The loss of the British Fleet in 1707 near the Scilly Isles provoked demands for safer navigation. Parliament passed the Longitude Act of 1714, which created a panel of experts to oversee rewards for solving the problem of finding longitude at sea.
The Longitude Act of 1714 specified levels of clock accuracy in terms of distance:
• 1st prize (£20,000)
For accuracy of 1/2 degree of longitude, or 30 nautical miles.
• 2nd prize (£15,000)
For within 2/3 degree of longitude, or 45 nautical miles.
• 3rd prize (£10,000)
For within 1 degree of longitude, or 60 nautical miles.
One degree of longitude at the equator equals 60 nautical miles (111 kilometers or 69 miles).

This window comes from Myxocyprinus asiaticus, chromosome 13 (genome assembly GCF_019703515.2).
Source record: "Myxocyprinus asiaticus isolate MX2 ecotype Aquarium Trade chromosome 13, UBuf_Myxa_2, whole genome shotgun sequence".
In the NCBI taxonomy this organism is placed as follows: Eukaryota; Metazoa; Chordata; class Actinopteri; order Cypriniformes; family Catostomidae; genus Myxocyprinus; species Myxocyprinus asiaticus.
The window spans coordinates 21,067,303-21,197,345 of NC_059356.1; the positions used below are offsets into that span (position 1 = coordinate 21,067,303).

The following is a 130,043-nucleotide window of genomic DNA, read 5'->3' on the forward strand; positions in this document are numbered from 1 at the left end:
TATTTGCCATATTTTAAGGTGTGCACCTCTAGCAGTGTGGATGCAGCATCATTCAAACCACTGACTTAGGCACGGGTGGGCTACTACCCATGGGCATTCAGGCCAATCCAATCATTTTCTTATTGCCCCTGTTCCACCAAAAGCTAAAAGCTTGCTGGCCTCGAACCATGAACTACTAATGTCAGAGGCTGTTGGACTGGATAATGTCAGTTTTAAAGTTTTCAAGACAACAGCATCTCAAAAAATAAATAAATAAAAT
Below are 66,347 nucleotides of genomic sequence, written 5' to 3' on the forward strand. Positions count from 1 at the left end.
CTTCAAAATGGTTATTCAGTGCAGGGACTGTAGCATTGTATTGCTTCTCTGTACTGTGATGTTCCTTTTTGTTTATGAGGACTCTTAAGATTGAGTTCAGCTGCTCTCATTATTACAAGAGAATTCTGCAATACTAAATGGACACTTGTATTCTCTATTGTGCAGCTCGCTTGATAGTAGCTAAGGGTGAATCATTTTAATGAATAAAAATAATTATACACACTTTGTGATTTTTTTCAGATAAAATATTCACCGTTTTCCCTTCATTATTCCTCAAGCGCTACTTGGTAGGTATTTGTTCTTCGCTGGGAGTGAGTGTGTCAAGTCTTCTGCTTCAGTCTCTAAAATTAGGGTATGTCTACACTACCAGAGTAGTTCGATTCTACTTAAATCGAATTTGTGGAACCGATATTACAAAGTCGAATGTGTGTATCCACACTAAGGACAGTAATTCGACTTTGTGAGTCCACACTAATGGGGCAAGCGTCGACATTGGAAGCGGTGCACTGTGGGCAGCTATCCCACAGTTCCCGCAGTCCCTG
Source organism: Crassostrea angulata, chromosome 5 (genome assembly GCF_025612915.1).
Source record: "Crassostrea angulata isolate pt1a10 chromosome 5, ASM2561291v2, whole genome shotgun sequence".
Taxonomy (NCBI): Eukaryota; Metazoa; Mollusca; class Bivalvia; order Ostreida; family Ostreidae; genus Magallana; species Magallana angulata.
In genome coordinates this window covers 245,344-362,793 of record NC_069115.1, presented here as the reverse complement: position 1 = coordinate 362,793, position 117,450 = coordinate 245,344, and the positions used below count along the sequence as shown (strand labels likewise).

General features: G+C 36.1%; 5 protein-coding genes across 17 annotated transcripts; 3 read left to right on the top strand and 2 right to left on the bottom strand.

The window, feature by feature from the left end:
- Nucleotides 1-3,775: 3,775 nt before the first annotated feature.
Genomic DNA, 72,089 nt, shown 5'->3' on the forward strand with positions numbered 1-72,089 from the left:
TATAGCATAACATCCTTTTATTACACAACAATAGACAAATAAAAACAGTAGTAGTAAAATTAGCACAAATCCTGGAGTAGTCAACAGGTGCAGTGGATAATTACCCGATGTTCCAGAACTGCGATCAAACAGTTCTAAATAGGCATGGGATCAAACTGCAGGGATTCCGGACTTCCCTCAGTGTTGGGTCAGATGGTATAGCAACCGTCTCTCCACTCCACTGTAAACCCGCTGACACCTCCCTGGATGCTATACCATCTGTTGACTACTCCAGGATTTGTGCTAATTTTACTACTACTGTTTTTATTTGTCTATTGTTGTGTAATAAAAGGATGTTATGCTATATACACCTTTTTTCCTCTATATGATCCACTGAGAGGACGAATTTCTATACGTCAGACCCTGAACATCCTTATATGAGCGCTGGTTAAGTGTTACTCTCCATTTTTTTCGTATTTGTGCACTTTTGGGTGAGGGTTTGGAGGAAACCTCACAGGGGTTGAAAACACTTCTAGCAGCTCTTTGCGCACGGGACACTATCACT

A Breakthrough: John Harrison’s Sea Clocks
A stunning technical breakthrough came when English carpenter and clockmaker John Harrison built five prototype sea clocks between 1735 and 1772. This series of specialized timepieces convincingly demonstrated the feasibility of accurate timekeeping at sea.
Because of Harrison’s improvements in technology, his best clock tested at sea—a large, portable, silver-cased watch—kept time with an accuracy of about 1/5th of a second per day.
Shortly before he died, Harrison received nearly the full £20,000 that England had offered to anyone who could solve the longitude problem—but not until King George III himself intervened. Harrison sent his last sea clock to the king’s private observatory in 1772, where George III witnessed its performance and deemed it prize-worthy.